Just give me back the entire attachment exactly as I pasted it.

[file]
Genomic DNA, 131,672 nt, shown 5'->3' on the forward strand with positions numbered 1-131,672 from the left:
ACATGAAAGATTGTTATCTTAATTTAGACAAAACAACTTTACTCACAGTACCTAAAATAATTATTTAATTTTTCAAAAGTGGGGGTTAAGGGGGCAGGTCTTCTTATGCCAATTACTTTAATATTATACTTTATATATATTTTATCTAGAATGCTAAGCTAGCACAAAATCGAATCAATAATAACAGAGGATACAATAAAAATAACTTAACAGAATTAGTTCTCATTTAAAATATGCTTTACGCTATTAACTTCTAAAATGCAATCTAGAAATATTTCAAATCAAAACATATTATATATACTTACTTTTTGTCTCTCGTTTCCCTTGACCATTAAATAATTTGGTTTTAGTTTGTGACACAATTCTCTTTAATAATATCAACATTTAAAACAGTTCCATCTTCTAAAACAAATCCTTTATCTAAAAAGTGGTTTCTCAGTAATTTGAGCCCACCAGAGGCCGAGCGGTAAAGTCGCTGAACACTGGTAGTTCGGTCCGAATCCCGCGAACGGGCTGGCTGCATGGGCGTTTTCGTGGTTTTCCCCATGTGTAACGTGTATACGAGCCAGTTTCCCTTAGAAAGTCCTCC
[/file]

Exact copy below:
Genomic DNA, 131,672 nt, shown 5'->3' on the forward strand with positions numbered 1-131,672 from the left:
ACATGAAAGATTGTTATCTTAATTTAGACAAAACAACTTTACTCACAGTACCTAAAATAATTATTTAATTTTTCAAAAGTGGGGGTTAAGGGGGCAGGTCTTCTTATGCCAATTACTTTAATATTATACTTTATATATATTTTATCTAGAATGCTAAGCTAGCACAAAATCGAATCAATAATAACAGAGGATACAATAAAAATAACTTAACAGAATTAGTTCTCATTTAAAATATGCTTTACGCTATTAACTTCTAAAATGCAATCTAGAAATATTTCAAATCAAAACATATTATATATACTTACTTTTTGTCTCTCGTTTCCCTTGACCATTAAATAATTTGGTTTTAGTTTGTGACACAATTCTCTTTAATAATATCAACATTTAAAACAGTTCCATCTTCTAAAACAAATCCTTTATCTAAAAAGTGGTTTCTCAGTAATTTGAGCCCACCAGAGGCCGAGCGGTAAAGTCGCTGAACACTGGTAGTTCGGTCCGAATCCCGCGAACGGGCTGGCTGCATGGGCGTTTTCGTGGTTTTCCCCATGTGTAACGTGTATACGAGCCAGTTTCCCTTAGAAAGTCCTCC